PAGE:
We collated annual fisheries data (2001–2013) from the Gulf of California from the Mexican National Commission of Fisheries (CONAPESCA). These data included all small-scale fisheries landings from 31 fishing offices across the whole Gulf (Fig 2C), which collectively register commercial landings from five states: Baja California, Baja California Sur, Sonora, Sinaloa, and Nayarit. These fishing offices are located at major ports and important fishing communities, and provide the most detailed fisheries data available. An independent database that included monthly landings for around 300 species of fish and invertebrates from all 31 offices was obtained from CONAPESCA headquarters in Mazatlan, Sinaloa, Mexico. Fishers are either affiliated to cooperatives or work for private companies that operate based on licenses or concessions granted by CONAPESCA, per resource. All information generated by this federal entity (e.g., human resources, infrastructure, the number of licenses by fishing resource) is included in the National Fisheries Register.

KDE was used to estimate spatially explicit values of mean total annual fisheries landings data (tonnes per 500 km2) between 2001 and 2013 for each cell within the area of influence. By comparing PFE to mean total annual landings of all species in the region, we hypothesized that our model of PFE could be used to accurately predict total fisheries landings in the Gulf of California. We tested the relationship with a non-linear least squares regression. It should be noted that because we only consider mean total annual fisheries landings, the PFE estimate is fishery-type independent. If differences between types of fishery need investigation, the method would need to separate different types of fishing boats in the boat counts, calculate a separate PFE for each with fishery-specific assumptions on the range of the fishing boats and separate catch by fishery when comparing predicted landings to PFE estimates.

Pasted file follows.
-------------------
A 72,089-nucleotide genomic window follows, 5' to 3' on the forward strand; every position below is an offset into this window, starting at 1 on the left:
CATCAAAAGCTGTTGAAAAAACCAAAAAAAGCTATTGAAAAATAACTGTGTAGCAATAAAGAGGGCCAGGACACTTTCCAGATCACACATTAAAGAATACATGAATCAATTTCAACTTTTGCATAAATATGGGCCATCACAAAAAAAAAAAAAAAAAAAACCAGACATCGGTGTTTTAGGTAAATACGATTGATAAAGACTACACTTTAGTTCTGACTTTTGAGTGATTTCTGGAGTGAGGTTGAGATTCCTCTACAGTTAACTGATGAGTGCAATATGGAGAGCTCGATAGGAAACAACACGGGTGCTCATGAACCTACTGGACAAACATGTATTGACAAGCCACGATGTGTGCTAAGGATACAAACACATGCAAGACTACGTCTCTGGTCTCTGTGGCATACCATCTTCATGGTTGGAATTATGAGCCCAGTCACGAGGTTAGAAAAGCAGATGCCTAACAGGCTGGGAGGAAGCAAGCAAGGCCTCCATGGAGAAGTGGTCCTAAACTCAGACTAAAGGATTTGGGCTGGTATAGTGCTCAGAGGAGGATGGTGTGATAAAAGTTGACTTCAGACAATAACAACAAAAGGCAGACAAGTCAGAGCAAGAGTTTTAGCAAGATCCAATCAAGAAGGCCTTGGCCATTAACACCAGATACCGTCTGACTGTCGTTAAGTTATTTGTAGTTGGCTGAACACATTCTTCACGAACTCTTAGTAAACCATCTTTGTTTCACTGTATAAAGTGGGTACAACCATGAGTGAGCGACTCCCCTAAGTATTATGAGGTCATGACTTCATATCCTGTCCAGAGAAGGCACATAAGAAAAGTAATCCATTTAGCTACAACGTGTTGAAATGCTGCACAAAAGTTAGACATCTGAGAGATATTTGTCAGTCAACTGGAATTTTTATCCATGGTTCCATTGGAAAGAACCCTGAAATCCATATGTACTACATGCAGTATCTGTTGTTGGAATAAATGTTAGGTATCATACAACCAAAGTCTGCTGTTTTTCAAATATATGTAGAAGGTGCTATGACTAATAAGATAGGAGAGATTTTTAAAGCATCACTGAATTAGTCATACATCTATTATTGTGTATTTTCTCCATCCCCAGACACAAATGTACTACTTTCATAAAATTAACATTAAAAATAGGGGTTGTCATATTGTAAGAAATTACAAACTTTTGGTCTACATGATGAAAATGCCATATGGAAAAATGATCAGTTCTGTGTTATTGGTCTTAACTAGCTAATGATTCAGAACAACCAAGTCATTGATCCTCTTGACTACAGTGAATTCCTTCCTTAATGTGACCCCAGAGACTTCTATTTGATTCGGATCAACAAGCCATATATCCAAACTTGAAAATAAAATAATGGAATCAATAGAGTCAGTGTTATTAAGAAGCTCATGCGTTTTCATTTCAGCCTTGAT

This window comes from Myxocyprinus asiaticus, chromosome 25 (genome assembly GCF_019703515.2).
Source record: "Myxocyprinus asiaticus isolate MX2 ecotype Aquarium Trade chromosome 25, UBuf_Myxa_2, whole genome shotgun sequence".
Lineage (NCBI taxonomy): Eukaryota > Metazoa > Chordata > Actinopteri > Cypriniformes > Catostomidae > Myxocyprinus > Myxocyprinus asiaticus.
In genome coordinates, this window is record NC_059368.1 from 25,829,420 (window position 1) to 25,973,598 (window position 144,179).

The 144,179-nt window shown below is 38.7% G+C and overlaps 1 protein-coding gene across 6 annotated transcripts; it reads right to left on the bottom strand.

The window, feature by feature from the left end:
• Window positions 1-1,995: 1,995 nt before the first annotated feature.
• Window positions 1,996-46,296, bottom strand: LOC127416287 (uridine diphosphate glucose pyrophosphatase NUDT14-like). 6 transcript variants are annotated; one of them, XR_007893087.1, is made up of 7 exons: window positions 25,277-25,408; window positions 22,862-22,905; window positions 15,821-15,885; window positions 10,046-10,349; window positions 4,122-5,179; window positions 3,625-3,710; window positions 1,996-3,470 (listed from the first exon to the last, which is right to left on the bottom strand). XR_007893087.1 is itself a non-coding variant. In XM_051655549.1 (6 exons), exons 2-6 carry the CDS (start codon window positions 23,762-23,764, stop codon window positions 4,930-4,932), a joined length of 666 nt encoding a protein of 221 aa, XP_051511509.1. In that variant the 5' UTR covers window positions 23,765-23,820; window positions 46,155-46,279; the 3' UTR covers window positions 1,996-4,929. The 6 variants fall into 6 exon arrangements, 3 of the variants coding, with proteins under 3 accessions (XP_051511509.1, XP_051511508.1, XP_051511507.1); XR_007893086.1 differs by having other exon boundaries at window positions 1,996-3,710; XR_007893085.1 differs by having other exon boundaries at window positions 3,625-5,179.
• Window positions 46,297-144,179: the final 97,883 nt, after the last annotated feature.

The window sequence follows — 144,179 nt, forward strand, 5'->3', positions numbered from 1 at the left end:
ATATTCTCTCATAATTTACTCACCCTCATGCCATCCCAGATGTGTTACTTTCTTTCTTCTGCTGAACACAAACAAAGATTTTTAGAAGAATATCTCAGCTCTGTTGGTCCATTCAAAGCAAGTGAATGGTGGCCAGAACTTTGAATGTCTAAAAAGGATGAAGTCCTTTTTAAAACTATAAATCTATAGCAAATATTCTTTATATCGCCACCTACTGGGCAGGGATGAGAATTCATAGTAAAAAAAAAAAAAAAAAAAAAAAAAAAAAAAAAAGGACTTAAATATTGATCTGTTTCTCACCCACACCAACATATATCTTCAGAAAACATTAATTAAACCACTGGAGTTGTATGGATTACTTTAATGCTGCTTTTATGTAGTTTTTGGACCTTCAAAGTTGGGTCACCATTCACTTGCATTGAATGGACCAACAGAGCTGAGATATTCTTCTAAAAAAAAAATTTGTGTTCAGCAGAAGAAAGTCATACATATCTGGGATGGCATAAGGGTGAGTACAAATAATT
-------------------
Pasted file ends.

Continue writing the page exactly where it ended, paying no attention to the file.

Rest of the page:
Fisheries catch is total weight of fish landed, hence the variable is related to fish and/or human demographic processes. In terms of differential calculus, a per capita rate of change is equal to the rate of change of the logarithm of the variable ((1/y) dy/dx = d ln(y)/dx). We therefore first explored the relationship between PFE and log(catch), to look at the relative change in catch as PFE increases. Once the log model was defined and tested, we transformed it into its arithmetic form to make predictions about expected catch given a certain PFE in any given sector of the coast. The final model (catch = K * e-b/PFE) was fitted to the data using non-linear regression with multiplicative error estimations. To avoid the influence of spatial autocorrelation in our model parameters estimation, we performed 500 random draws of 250 data points each from the PFE and the catch data. For each draw we fitted a logistic curve and estimated K, b and their respective 95% confidence intervals. None of the evaluated fits from the draws showed significant spatial autocorrelation (Mantel test). The final parameters and confidence intervals were calculated as the mean of the 500 estimates generated from the random draws. To approximate normality and homogenize variances, all data was log10 (x+1) transformed after KDE was applied. All models were run using R (2016) and the lm and nlm packages.